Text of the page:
Young came back to Gainesville and turned his garage into a cut-and-sew factory. He built a big plywood table, bought two sewing machines, and learned to sew. "But I was doing it badly. Mine were like grandma's cookies; they didn't look real good, but they held together."
He and his partner, John Gasser, have since moved the manufacturing operation to a 65,000-square-foot cut-and-sew operation in Pelham, in south Georgia. Last year between 35,000 and 40,000 individual pieces were manufactured. The corporate offices and warehouse on NW 10th Avenue handles the Internet orders (www.cordaroys.com).
The furniture covers - from doggy beds and footrests to the king-size sofas and floor pillows - were made exclusively of corduroy.
"At first, it was ingenious, the name Corda-Roy's, and we thought that would limit us. But we're not letting it," he said. Items now also are being made out of of denim, ultrasuede, chenille and faux fur. Prices range from a $40 pet bed to a $400 king-size sofa.
He opened his first kiosk near the center court at The Oaks mall in 2000, where there is a fairly brisk business, particularly on weekends and evenings. The kiosk's success led to Young's branching out to other malls. He currently has kiosks in nearly 40 locations around the country, from Minnesota and Texas to Maryland and Jacksonville. He is now advertising through speciality retailing magazines to find more kiosk operators to expand to more than 100 locations by the end of the year. The kiosks will not be franchises, but will be operated via licensing agreements.
Corda-Roy's had more than $2.5 million in sales in 2003 and $3.5 million in 2004. "This year we are hoping to go up dramatically. Kiosks is where we will be making our money," Young said.
He has also expanded his market to Canada and to Australia, from where he just returned last week.
While his interests are international, Young, 35, intends to remain firmly rooted in Gainesville.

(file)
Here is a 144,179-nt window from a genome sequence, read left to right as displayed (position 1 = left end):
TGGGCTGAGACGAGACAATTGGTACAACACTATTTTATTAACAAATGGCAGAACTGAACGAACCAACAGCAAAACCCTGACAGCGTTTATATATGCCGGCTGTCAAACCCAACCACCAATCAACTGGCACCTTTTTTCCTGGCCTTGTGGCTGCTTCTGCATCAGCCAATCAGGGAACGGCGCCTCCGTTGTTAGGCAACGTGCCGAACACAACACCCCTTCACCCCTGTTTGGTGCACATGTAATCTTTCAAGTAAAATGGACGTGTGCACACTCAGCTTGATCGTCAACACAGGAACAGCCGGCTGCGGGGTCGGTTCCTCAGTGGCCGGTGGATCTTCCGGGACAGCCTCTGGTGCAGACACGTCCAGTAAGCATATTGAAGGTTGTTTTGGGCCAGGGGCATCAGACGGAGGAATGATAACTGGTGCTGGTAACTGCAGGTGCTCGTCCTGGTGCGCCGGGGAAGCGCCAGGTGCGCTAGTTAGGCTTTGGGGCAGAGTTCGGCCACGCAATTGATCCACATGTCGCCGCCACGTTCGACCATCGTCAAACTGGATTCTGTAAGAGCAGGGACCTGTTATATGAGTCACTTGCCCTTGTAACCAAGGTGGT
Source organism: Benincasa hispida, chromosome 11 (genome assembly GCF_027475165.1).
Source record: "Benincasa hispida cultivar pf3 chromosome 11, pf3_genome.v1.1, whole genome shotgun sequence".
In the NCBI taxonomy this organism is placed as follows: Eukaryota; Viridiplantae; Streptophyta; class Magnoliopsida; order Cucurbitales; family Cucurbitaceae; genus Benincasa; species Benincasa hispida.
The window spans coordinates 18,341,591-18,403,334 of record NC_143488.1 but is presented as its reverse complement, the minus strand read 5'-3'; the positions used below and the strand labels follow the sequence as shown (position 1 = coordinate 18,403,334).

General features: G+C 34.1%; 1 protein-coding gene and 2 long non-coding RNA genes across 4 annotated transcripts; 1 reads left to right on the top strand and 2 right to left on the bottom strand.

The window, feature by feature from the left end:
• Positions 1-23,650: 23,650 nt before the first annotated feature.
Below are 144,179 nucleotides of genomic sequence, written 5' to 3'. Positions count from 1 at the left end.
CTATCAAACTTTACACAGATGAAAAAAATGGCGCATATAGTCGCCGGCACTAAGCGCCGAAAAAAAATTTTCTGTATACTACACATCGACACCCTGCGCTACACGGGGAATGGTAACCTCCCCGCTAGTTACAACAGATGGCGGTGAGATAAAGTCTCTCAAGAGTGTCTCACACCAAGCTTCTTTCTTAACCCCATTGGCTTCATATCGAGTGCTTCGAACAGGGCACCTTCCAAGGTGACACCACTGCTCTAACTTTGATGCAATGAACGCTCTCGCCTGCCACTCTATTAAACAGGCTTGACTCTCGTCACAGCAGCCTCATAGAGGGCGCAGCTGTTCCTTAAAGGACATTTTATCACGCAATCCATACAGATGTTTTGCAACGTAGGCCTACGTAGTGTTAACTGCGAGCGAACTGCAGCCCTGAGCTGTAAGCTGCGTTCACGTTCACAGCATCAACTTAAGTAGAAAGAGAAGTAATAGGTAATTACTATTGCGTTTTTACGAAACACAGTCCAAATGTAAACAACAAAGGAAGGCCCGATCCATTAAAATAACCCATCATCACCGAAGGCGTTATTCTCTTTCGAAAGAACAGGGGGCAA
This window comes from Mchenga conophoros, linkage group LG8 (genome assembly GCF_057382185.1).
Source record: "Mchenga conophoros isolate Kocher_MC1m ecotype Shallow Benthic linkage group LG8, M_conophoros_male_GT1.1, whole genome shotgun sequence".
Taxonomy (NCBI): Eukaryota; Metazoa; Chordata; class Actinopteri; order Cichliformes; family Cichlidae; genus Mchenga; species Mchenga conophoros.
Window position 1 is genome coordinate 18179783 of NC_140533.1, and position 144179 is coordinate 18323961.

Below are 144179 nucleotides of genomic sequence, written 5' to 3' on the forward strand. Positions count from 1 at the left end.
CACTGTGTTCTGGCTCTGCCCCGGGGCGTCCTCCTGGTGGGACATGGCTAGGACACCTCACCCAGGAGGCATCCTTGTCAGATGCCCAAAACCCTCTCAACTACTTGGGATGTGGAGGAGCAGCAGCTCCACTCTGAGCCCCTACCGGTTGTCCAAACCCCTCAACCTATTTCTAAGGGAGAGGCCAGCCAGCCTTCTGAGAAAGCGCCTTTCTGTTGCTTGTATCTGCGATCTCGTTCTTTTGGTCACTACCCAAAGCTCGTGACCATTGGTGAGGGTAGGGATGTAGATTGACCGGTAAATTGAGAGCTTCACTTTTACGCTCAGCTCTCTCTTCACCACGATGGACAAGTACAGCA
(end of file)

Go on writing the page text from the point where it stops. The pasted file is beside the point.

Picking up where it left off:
After he graduated, "I did go through a phase. I wasn't in college, and I wasn't quite grown up. A lot of people left, and I was in a no-man's land. I thought, 'I've gotta get out of here, move to Atlanta.' But the more I traveled and the more I got involved in this business, I decided I love Gainesville. I don't want to live anywhere else. I absolutely love coming home here."
Not a small part of his attachment is Sara Clendenin, to whom he just became engaged during the trip to Australia. "She picked me up in a bar," he laughs, explaining she actually came to his rescue when literature and cards for Corda-Roy's dropped and scattered through a rowdy crowd as he was hawking his furniture on the top floor of an open-air bar downtown.
That was 5¶ years ago. Since then, the couple has opened up another business, etc. boutique, in the Thornebrook Village Shopping Center. "She's running the whole show," Young said proudly. "Everything, taxes and all. It's running her ragged."
In his spare time Young - who is self-taught - practices his acoustic guitar and hopes to record a CD in the next couple of weeks.
Tony Hernandez, chief operations officer at Premier Productions, which creates marketing items such as brochures and banners for Corda-Roy's, described Young as "a real fascinating man. Very talented, creative, the perfect description of an entrepreneur. He's always thinking of the next best thing for his business, his people, even people outside of the business.
"He started as a client of ours, and now I don't think of him as a client, he's a friend," Hernandez said.
Marina Blomberg can be reached at (352) 374-5025 or firstname.lastname@example.org
Reader comments posted to this article may be published in our print edition. All rights reserved. This copyrighted material may not be re-published without permission. Links are encouraged.
Comments are currently unavailable on this article